Navigating the tourist traps and scams of Phuket Island
A DESTINATION favored by tourists worldwide, Phuket Island is definitely a highlight in Thailand for its beautiful beaches, historical sights, and cultural attractions.
Nevertheless, amid its beautiful shorelines and attractions, it’s inevitable that the island is overrun by camera-slinging tourists, potentially making your trip a little bit less “relaxing”. But here’s how to get on the best side of Phuket.
Go to the (right) beaches
In Phuket, beaches take the spotlight – and for good reason. There are over 30 beaches along the periphery of this 540-square-kilometer island as well as smaller islands off-coast, each offering its own set of attractions.
If you dislike the crowded environment of Patong Beach but still want something similar,
Kata Beach is the ideal option. It has a white sandy beachfront that looks out to the sea and offers a great selection of dining, shopping and nightlife.
As one of the more exclusive beaches in Phuket, Bangtao Beach has luxurious resorts one side and on another there’s Cherng Talay, a rural town where fishermen, farmers and rubber tappers call their home.
It’s rather private and quiet here as the northern part of the beach is still left as is – perfect for those who want to sunbathe away from prying eyes.
Known as the James Bond Island (The Man with the Golden Gun was filmed here), Phang Nga Bay has truly awe-inspiring views that you shouldn’t miss.
Take a day trip out on a boat and catch spectacular sights of limestone karsts that seem to emerge from under the sea. Also go for excursions that include a stop at Koh Panyee, a Muslim fishing village to enjoy a taste of bucolic island life.
Feed on historical attractions
By default, tourists will usually end up in Patong if they wish to go to town. But if it’s an authentic Phuket town life you are looking for, don’t stop there.
Find your way to Old Phuket Town for an even better experience. Brimming with historical attractions, this charming town features well-preserved Sino-colonial mansions flanked by beautiful century-old shophouses, museums and charming cafes.
Take a walk down Soi Rommanee and check out the quaint bars and guesthouses that are set within vintage buildings along this street.
Load up on local culture
There’s a different festival going on almost every month in Phuket, making it one of best places to immerse yourself in Thai culture.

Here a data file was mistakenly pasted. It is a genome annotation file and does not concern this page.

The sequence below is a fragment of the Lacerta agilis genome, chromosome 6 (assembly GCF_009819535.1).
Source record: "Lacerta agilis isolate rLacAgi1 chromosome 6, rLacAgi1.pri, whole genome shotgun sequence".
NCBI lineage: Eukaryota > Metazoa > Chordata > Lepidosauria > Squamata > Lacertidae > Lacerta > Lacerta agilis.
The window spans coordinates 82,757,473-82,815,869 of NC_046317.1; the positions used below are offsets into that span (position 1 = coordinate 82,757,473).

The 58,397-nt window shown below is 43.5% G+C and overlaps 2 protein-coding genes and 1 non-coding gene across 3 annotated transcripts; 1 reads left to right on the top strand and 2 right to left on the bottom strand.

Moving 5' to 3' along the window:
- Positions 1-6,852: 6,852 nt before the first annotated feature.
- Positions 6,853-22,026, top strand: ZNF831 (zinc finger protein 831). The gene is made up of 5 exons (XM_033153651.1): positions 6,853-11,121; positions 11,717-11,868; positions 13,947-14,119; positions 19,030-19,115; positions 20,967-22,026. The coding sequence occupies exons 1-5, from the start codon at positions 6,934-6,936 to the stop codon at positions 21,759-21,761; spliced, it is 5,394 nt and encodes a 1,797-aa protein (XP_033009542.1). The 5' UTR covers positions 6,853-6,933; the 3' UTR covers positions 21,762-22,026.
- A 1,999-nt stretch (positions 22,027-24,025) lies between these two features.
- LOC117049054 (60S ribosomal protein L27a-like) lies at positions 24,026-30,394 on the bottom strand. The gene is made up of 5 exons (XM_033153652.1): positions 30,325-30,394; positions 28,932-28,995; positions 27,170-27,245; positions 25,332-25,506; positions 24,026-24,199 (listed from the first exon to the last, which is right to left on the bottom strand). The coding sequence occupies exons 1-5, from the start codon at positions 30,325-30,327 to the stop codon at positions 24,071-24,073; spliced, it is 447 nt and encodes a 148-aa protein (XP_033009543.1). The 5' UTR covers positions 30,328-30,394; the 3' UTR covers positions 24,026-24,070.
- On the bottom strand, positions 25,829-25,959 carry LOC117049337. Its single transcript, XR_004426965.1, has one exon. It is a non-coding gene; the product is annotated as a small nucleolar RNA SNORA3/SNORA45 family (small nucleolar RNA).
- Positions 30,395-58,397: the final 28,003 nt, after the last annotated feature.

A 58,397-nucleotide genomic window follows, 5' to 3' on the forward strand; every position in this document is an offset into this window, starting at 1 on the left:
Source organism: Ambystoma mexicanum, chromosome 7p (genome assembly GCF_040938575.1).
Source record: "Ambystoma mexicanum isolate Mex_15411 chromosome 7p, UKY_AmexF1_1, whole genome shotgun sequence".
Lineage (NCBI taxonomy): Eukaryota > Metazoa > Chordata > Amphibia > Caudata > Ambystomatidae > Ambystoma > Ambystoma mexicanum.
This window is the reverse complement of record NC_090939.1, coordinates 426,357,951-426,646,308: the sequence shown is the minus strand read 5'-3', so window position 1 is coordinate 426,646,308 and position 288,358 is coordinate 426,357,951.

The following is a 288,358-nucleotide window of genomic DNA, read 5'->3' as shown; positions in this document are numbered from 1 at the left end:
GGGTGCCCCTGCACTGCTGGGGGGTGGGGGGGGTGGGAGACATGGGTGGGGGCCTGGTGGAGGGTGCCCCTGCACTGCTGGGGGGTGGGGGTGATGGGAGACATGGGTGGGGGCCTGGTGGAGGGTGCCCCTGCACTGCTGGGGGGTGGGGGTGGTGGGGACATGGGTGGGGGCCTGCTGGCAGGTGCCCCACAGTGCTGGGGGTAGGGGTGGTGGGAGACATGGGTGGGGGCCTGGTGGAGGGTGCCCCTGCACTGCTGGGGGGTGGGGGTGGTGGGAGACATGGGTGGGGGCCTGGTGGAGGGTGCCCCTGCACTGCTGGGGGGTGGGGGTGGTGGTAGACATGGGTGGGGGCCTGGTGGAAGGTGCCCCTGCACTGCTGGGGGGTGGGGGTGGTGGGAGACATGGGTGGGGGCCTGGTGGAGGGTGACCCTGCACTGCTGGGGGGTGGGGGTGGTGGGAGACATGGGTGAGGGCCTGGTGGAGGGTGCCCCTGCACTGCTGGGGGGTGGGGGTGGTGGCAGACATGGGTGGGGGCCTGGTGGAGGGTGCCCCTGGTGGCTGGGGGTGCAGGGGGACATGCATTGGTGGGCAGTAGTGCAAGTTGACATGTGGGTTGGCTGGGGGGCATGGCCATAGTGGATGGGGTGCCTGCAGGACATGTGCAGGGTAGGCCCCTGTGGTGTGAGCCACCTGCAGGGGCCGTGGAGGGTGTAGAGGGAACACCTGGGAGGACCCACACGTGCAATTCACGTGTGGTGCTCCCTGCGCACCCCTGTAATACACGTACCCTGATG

In April, get into the groove of Songkran Festival, Thailand’s traditional New Year celebration. It’s also the time of the year when everyone is allowed to splash water on anyone and anything.
SEE ALSO: A beginner’s guide to surviving Songkran
In June and November, head over to Rawai and Sapam, the sea gypsy villages in Phuket and catch the Chao Le Boat Floating Festival. In this festival, traditional ceremonies that involve releasing tiny boats to the ocean are carried out to bring good luck.
If you happen to be in Phuket in October, you will experience the widely-celebrated Vegetarian Festival in full force. Also known as the Nine Emperor Gods Festival, the Thai-Chinese community will abstain from meat during this month to honor the gods and to obtain peace of mind.
Keep safe at all times
Amidst the beautiful sights and scenes of Phuket, there’s a dark side to this island. Patong in particular is notorious for its traps and scams including unscrupulous taxi and tuk tuk drivers, aggressive ladyboys, drink-spikers, bike gangs and more. How do you keep yourself safe from all these?
Firstly, don’t get fleeced by Patong’s tuk-tuk drivers. Bargain with them and write down the agreed fare before you go on your ride to avoid disputes – there are reports that some drivers can get aggressive when tourists hustle with them.
Be wary of spiked drinks. Always get your own drink and never leave it out of your sight.
Don’t walk or wander alone late at night. Keep away from backlanes and dark alleys.
If you would like take a photo with a ladyboy or with an animal handled by a tout, they will demand money from you afterwards. If you refuse to pay, they may gang up to threaten you. Say “no” firmly and walk away if you are pestered.
If you find yourself in a challenging situation, call the Patong Tourist Police (1155) for help.